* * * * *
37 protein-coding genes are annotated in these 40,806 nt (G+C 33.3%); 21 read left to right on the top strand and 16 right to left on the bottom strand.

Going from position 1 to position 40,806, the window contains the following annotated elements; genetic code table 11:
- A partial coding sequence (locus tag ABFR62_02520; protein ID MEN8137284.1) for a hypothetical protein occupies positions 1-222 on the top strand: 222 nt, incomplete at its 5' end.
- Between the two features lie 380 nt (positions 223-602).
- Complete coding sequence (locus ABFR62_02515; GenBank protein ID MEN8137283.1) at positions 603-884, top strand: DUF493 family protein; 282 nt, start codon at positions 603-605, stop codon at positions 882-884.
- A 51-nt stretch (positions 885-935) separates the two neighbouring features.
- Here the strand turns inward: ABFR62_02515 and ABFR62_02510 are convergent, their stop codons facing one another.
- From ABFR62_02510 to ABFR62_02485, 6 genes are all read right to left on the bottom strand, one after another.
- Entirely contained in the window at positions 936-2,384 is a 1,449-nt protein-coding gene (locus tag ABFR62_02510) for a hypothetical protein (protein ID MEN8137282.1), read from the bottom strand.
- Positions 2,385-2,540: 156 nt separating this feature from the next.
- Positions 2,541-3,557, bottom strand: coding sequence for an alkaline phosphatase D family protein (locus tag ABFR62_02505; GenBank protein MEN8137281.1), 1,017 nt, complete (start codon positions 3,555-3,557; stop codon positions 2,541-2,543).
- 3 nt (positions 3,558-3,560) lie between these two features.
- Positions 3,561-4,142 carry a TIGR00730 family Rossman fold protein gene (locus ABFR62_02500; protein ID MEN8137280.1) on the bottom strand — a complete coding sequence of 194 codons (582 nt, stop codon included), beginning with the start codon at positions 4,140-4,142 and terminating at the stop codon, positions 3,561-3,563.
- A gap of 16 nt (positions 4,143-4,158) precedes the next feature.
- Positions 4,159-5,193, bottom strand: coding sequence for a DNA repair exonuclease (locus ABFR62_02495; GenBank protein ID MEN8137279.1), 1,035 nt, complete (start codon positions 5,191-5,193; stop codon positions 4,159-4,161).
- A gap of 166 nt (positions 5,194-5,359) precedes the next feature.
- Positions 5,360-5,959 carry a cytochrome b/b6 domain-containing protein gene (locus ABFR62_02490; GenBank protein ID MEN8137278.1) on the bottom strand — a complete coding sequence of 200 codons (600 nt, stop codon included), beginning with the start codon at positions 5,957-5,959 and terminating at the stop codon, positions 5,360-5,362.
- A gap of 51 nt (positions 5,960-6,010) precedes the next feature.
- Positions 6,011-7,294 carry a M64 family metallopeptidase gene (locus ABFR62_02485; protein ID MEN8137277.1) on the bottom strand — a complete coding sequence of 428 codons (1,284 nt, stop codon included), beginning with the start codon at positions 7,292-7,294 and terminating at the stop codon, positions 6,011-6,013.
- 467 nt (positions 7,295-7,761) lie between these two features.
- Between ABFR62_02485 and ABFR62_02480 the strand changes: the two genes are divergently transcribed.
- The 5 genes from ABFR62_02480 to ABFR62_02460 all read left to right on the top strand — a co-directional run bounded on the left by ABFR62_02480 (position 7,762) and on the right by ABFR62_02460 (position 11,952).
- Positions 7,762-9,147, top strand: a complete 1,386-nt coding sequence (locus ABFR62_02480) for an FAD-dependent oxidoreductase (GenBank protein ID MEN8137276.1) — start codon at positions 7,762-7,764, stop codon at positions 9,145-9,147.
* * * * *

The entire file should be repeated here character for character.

37 protein-coding genes are annotated in these 40,806 nt (G+C 33.3%); 21 read left to right on the top strand and 16 right to left on the bottom strand.

Going from position 1 to position 40,806, the window contains the following annotated elements; genetic code table 11:
- A partial coding sequence (locus tag ABFR62_02520; protein ID MEN8137284.1) for a hypothetical protein occupies positions 1-222 on the top strand: 222 nt, incomplete at its 5' end.
- Between the two features lie 380 nt (positions 223-602).
- Complete coding sequence (locus ABFR62_02515; GenBank protein ID MEN8137283.1) at positions 603-884, top strand: DUF493 family protein; 282 nt, start codon at positions 603-605, stop codon at positions 882-884.
- A 51-nt stretch (positions 885-935) separates the two neighbouring features.
- Here the strand turns inward: ABFR62_02515 and ABFR62_02510 are convergent, their stop codons facing one another.
- From ABFR62_02510 to ABFR62_02485, 6 genes are all read right to left on the bottom strand, one after another.
- Entirely contained in the window at positions 936-2,384 is a 1,449-nt protein-coding gene (locus tag ABFR62_02510) for a hypothetical protein (protein ID MEN8137282.1), read from the bottom strand.
- Positions 2,385-2,540: 156 nt separating this feature from the next.
- Positions 2,541-3,557, bottom strand: coding sequence for an alkaline phosphatase D family protein (locus tag ABFR62_02505; GenBank protein MEN8137281.1), 1,017 nt, complete (start codon positions 3,555-3,557; stop codon positions 2,541-2,543).
- 3 nt (positions 3,558-3,560) lie between these two features.
- Positions 3,561-4,142 carry a TIGR00730 family Rossman fold protein gene (locus ABFR62_02500; protein ID MEN8137280.1) on the bottom strand — a complete coding sequence of 194 codons (582 nt, stop codon included), beginning with the start codon at positions 4,140-4,142 and terminating at the stop codon, positions 3,561-3,563.
- A gap of 16 nt (positions 4,143-4,158) precedes the next feature.
- Positions 4,159-5,193, bottom strand: coding sequence for a DNA repair exonuclease (locus ABFR62_02495; GenBank protein ID MEN8137279.1), 1,035 nt, complete (start codon positions 5,191-5,193; stop codon positions 4,159-4,161).
- A gap of 166 nt (positions 5,194-5,359) precedes the next feature.
- Positions 5,360-5,959 carry a cytochrome b/b6 domain-containing protein gene (locus ABFR62_02490; GenBank protein ID MEN8137278.1) on the bottom strand — a complete coding sequence of 200 codons (600 nt, stop codon included), beginning with the start codon at positions 5,957-5,959 and terminating at the stop codon, positions 5,360-5,362.
- A gap of 51 nt (positions 5,960-6,010) precedes the next feature.
- Positions 6,011-7,294 carry a M64 family metallopeptidase gene (locus ABFR62_02485; protein ID MEN8137277.1) on the bottom strand — a complete coding sequence of 428 codons (1,284 nt, stop codon included), beginning with the start codon at positions 7,292-7,294 and terminating at the stop codon, positions 6,011-6,013.
- 467 nt (positions 7,295-7,761) lie between these two features.
- Between ABFR62_02485 and ABFR62_02480 the strand changes: the two genes are divergently transcribed.
- The 5 genes from ABFR62_02480 to ABFR62_02460 all read left to right on the top strand — a co-directional run bounded on the left by ABFR62_02480 (position 7,762) and on the right by ABFR62_02460 (position 11,952).
- Positions 7,762-9,147, top strand: a complete 1,386-nt coding sequence (locus ABFR62_02480) for an FAD-dependent oxidoreductase (GenBank protein ID MEN8137276.1) — start codon at positions 7,762-7,764, stop codon at positions 9,145-9,147.